Remember that going into the campaign, Kerry and Gephardt appeared to be the men to beat. Well, they appear well on their way to being beaten. Both men have excellent resumes and commendable positions on the issues but they have failed to generate much excitement in the field, while Dean has. If you can't generate heat among partisans in the primaries, what chance will you have in the general election?
But if you agree with Kucinich, Gephardt or another candidate on the issues, you don't owe the Democratic Party any apologies for supporting your candidate in the primaries. Don't feel a need to fall in line behind Dean or any other presumptive favorite just yet. Make him (or her) earn the nomination. It won't do the party any good to nominate an untested candidate who then falls apart in the general election.
One of Dean's attractive features is the way he unsettles the party hacks who are concerned that his opposition to the Iraq invasion and his call to repeal Bush's tax cuts for the rich could hurt the party's chances of winning back the White House and Congress. But Dean has built a formidable grassroots organization with the Internet and the campaign trail.
Dean also has been talking a populist line about the need to protect communities against unaccountable corporations. "We need somebody to mitigate the power of corporations," he said in a Dec. 1 appearance on Hardball with Chris Matthews. "Corporations are not bad things. They're neither good nor bad. But the problem is, they're a bad influence on society if they get too much power, because their basic interest is the bottom line."
He told Matthews he would appoint people to the Federal Communications Commission who would break up large media enterprises. "I would say that there is too much penetration by single corporations in media markets all over this country. We need locally-owned radio stations. ... What I'm going to do is appoint people to the FCC that believe democracy depends on getting information from all portions of the political spectrum, not just one."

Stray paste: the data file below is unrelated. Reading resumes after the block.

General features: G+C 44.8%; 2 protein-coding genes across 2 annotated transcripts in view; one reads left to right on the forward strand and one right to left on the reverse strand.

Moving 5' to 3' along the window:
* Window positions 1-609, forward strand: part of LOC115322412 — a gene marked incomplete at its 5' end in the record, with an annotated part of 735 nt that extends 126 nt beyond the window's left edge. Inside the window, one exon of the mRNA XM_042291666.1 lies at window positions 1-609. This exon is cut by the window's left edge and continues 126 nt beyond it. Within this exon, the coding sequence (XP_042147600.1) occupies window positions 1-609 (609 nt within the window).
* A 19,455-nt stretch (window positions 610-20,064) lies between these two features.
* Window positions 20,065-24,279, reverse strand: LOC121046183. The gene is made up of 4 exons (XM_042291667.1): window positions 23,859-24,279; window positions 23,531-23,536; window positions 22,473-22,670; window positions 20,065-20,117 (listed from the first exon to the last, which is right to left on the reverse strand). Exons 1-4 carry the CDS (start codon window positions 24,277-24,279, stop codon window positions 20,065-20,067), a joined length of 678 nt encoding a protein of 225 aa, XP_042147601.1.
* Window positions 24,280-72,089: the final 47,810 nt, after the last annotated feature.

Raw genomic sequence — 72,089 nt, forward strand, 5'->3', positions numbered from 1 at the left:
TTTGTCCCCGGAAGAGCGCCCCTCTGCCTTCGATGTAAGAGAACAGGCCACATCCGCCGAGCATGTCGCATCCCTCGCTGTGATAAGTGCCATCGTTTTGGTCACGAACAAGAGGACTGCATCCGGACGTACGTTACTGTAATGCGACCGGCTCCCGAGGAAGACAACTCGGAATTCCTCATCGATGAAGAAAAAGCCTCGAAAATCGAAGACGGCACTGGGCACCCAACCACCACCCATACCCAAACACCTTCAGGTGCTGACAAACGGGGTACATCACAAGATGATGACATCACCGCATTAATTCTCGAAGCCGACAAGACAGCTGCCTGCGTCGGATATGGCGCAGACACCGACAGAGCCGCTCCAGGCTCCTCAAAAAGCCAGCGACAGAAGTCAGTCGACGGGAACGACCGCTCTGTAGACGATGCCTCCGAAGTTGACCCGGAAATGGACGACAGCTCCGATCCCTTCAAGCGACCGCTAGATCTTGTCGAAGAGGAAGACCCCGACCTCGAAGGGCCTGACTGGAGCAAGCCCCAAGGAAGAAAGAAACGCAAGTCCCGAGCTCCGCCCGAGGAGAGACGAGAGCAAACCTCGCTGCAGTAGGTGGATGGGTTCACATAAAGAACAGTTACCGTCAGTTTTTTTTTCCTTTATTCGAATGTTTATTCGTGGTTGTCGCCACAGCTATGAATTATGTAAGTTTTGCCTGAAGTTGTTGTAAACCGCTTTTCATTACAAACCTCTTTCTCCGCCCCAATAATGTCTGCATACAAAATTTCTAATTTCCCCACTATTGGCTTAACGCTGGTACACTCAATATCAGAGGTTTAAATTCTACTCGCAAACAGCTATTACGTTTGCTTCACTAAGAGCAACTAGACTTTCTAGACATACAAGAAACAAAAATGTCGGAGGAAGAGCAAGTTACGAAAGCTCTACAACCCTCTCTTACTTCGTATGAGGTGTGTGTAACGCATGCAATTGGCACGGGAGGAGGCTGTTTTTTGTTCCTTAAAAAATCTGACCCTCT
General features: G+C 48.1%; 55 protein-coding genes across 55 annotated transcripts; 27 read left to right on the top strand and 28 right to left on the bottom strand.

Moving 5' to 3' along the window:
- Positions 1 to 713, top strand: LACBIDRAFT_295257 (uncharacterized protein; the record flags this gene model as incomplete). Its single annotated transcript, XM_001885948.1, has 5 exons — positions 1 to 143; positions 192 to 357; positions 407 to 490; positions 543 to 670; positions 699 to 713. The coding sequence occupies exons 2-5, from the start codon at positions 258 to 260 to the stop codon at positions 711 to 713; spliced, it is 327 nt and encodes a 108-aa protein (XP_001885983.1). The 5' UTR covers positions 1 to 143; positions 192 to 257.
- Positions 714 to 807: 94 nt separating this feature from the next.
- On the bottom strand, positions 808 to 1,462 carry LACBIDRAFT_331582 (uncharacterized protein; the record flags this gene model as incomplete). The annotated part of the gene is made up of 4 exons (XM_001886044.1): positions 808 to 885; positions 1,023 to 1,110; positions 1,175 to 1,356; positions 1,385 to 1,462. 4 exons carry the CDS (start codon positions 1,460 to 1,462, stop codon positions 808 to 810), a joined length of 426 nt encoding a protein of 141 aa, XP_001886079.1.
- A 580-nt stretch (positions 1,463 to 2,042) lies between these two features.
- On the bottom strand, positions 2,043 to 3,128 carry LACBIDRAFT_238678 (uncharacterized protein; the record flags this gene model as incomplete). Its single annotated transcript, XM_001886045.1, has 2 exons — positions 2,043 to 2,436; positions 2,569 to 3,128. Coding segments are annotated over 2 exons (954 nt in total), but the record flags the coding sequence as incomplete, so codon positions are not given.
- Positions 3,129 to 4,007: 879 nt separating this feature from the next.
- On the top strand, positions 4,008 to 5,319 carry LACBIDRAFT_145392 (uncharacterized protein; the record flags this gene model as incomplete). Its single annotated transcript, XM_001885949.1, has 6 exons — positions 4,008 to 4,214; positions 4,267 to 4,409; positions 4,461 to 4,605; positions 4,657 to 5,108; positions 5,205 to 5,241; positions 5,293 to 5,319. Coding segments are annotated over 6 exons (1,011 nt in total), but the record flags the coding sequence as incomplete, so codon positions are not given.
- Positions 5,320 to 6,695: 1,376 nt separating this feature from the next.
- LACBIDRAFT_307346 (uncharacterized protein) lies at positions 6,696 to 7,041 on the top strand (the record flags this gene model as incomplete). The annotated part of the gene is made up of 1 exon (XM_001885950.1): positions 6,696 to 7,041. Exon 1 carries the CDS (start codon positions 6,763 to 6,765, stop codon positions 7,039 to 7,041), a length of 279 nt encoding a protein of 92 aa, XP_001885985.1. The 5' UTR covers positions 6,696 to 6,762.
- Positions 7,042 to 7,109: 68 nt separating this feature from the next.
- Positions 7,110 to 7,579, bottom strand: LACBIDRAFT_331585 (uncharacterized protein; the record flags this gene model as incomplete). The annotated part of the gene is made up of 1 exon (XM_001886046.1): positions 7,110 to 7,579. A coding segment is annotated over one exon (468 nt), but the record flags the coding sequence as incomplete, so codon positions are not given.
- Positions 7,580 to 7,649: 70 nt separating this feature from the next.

If Dean wins in Iowa Jan. 19 and New Hampshire Jan. 27 -- and polls in both states encourage him -- the next big test will be Feb. 3, when primaries in Arizona, Delaware, South Carolina, Missouri and Oklahoma and caucuses in New Mexico and North Dakota will determine whether there will be a race to the convention July 26-29 in Boston.
Dean took some heat when his rivals misconstrued his statement that he wanted to be the candidate for whites who drive pickups with Confederate flags, but he was right in believing that the Democratic Party cannot afford to write off Southern whites. Dean doesn't plan to let Karl Rove set the agenda in a 2004 replay of the GOP "Southern Strategy" of purposely dividing the country over "guns, God and gays" and stirring up racial prejudices to win elections. "It's time we had a new politics in America -- a politics that refuses to pander to our lowest prejudices," but instead moves toward harmony on issues of "common interest" such as education and jobs, Dean said.
Dean also has broadened his campaign to help Democratic Congress members in districts targeted by the GOP. In one day in early December, after getting a mass email from the Dean campaign asking them to help US Rep. Leonard Boswell's re-election campaign, Dean supporters pledged $51,557 for the Iowa Democrat, even though Boswell remained neutral in the presidential race. The fund raising for Boswell was an experiment that the campaign plans to continue in an effort to win back Congress, Dean campaign manager Joe Trippi said.
Democrats should follow Dean's lead and take the fight to the GOP. Tie the Medicare deform around the necks of Bush, House Speaker Dennis Hastert, Majority Leader Tom DeLay, Senate Majority Leader Bill Frist and their congressional followers. Drag them through the streets with it. If government is an unpopular cause nowadays, we can't believe voters have any greater love for insurance and pharmaceutical companies that will be enriched by Bush's Medicare bill. If Democrats can't make that case, they don't deserve to govern. -- JMC